I am not accepting the “times are hard” talk they are using on students. I expected better from a Top 10 university, and a lot of others did too. I will remain rent striking until the university accepts that they have wronged students significantly. At this point, it’s no longer funny – it’s disgraceful.

In response to the argument presented in this article, a spokesperson from the university has provided a statement: “The Government restrictions relating to delivery of teaching and other services are very different to those we worked with last summer and there is a clear expectation by ministers and regulators about our ability to continue to deliver education, teaching and services during this period of lockdown, which is currently in place to mid-February. We have had to adapt to this fast-moving situation but students remain at the centre of our decision making.

“As a University, we set out to deliver high-quality degrees to our students and we intend to keep that promise. Significant effort and investment has been made to ensure that all students can continue to access our services and education wherever they are located – either remotely or in-person as government restrictions permit. We are not complacent about this and are continually gathering student feedback on their learning experience and responding to it.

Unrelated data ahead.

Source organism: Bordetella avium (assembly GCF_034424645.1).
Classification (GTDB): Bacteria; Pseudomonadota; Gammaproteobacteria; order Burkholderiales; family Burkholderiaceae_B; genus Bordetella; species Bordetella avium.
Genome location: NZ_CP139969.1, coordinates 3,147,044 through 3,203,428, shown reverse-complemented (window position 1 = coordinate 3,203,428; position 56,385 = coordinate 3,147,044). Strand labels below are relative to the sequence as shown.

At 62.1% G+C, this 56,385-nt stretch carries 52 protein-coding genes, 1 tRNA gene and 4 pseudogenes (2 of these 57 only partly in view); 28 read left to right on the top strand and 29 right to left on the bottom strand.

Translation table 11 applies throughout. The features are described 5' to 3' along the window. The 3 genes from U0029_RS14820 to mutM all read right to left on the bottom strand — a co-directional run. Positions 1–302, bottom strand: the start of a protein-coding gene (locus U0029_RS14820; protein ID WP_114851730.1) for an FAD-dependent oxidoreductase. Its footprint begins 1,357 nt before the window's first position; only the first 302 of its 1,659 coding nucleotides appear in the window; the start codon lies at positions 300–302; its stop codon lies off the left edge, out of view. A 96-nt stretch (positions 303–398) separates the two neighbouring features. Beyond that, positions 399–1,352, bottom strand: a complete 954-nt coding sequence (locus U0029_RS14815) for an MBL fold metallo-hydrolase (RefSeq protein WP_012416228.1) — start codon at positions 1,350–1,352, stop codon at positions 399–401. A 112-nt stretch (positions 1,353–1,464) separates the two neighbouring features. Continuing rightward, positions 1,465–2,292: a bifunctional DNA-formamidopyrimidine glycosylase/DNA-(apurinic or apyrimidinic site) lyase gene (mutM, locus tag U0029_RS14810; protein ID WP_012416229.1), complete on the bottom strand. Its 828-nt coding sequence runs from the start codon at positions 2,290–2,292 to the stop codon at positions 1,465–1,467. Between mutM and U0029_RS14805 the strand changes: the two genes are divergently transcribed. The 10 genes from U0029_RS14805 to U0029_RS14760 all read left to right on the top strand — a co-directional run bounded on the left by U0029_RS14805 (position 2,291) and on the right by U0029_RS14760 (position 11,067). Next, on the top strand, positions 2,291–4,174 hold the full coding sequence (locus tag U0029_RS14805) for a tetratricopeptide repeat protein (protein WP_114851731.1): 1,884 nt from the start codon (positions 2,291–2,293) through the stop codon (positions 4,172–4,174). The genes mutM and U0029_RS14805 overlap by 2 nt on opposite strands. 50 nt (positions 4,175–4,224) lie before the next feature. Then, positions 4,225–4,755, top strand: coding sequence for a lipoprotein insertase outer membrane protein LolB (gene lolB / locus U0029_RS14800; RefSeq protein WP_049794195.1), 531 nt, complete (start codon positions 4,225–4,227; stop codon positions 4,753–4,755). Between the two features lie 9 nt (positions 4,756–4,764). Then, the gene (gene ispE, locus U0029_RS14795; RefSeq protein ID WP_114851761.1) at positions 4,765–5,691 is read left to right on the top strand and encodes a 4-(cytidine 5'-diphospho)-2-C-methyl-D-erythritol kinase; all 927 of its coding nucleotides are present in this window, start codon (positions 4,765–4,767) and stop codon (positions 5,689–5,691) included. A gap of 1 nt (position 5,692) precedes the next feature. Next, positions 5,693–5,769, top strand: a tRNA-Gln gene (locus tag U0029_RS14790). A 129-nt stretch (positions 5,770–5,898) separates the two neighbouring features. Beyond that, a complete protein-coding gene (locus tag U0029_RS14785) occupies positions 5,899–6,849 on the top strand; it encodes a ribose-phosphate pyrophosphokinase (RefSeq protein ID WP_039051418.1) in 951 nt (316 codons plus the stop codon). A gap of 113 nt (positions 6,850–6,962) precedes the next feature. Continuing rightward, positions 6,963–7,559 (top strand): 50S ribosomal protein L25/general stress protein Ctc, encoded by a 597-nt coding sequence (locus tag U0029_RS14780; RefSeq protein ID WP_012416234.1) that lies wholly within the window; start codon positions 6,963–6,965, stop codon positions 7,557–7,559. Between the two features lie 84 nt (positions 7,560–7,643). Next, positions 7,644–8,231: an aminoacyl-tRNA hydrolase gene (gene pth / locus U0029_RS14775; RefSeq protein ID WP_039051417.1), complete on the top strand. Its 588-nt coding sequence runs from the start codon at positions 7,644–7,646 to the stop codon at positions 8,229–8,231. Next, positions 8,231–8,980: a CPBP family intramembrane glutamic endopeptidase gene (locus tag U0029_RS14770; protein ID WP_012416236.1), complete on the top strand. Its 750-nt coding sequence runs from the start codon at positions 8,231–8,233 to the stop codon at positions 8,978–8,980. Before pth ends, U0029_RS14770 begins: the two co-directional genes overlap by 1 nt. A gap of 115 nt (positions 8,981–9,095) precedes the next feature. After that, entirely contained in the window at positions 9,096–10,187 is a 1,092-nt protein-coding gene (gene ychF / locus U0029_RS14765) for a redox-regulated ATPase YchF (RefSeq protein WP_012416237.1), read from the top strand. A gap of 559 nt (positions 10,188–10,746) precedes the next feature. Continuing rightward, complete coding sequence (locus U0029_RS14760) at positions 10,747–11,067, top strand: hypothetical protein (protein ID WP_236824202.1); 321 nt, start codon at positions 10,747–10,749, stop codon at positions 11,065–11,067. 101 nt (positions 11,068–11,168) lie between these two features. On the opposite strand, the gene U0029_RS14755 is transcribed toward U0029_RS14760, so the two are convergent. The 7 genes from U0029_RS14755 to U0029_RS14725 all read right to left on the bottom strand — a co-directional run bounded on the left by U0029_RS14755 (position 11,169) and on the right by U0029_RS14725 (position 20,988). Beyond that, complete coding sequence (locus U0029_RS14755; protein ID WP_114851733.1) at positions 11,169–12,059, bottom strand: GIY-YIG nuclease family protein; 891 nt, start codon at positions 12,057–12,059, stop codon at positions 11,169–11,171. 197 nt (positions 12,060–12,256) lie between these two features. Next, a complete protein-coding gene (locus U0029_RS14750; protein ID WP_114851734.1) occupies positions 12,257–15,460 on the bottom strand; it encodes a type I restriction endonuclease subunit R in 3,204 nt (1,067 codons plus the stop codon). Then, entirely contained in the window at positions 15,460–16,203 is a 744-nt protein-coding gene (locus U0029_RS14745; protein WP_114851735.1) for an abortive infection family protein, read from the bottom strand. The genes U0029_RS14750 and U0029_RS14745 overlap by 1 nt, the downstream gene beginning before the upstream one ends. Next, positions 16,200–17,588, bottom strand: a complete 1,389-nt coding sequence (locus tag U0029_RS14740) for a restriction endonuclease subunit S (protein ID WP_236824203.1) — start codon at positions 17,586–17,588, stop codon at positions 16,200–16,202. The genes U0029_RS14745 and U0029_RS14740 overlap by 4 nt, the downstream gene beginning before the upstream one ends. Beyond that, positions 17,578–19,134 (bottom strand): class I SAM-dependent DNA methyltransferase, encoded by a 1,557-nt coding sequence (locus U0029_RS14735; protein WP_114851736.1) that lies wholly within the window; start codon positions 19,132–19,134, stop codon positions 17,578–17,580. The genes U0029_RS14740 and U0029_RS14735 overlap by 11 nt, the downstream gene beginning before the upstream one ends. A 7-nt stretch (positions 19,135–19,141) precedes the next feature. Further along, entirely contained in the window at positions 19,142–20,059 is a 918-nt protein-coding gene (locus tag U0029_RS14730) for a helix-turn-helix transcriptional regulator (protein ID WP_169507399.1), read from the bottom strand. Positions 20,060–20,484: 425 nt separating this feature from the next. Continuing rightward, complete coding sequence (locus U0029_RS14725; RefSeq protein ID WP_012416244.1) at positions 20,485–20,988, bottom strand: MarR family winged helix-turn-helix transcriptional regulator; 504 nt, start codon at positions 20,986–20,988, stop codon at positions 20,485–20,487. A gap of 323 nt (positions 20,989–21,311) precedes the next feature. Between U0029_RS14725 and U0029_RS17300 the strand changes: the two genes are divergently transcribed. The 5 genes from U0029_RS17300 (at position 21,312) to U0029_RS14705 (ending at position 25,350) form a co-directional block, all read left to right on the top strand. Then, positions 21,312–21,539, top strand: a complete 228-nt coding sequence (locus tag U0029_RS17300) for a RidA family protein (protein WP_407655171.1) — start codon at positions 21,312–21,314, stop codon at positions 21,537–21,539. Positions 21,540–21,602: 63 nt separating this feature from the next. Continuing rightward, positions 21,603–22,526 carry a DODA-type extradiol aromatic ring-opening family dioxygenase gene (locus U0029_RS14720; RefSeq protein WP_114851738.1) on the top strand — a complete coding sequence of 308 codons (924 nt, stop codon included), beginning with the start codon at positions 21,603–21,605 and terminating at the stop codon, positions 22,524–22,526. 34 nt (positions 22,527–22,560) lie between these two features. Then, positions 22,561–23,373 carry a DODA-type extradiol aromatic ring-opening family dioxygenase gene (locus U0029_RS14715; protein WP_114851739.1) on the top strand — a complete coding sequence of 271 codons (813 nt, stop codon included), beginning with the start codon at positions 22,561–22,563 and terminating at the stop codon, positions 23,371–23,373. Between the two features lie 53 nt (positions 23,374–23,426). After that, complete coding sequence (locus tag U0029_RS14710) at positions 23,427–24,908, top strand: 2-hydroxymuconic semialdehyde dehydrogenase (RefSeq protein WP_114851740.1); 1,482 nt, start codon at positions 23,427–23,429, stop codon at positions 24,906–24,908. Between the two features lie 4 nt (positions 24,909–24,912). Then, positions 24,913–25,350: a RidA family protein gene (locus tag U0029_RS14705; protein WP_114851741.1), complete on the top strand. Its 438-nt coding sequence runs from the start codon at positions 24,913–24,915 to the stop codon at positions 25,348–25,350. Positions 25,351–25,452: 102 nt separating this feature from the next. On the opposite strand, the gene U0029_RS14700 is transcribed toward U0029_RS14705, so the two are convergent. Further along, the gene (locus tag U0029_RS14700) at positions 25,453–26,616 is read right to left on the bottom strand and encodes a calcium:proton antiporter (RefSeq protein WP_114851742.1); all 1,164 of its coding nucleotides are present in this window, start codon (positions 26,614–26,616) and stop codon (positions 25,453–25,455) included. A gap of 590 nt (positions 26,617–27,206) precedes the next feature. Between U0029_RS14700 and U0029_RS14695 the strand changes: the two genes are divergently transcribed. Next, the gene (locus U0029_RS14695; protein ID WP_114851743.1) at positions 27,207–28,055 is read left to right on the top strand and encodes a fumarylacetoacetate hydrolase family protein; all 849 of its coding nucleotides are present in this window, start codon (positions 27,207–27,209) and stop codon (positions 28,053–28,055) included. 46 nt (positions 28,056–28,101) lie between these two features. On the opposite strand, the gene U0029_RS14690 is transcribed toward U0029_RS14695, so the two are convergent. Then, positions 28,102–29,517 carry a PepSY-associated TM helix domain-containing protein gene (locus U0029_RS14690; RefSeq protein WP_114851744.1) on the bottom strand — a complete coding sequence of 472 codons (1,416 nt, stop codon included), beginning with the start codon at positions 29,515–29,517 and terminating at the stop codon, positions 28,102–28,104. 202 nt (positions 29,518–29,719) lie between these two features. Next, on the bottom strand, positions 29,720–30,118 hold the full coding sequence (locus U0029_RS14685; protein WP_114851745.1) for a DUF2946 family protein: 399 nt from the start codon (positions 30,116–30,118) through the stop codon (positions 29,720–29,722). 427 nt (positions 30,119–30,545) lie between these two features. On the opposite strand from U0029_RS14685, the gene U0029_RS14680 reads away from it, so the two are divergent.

“Extra resources have been put into mental health support, providing additional appointments and opt-in apps to monitor student wellbeing followed up with phone calls and in-person welfare checks. Throughout the whole pandemic, the college advisor teams continued to support students both on campus and elsewhere. Since March 2020 our Nine Colleges Office has been open every weekday on campus providing a safe point of contact and advice for students. We remained open throughout the Christmas break.

“To date, the university has provided a £400 goodwill payment in recognition of the effects of the current restrictions. In addition to the relief provided on accommodation last year, this means we will have returned £10m in total to Lancaster students during the course of the pandemic. We are also mindful of those facing particular hardship and encourage any student in that situation – as a result of the pandemic or otherwise – to apply for hardship support. ”

Related stories recommended by this writer:

Raising awareness about the refugee crisis: An interview with ‘SolidariTree’ at Lancs Uni

Lancaster University offers £400 rent payment in response to strike

LUSU’s VP Education announces resignation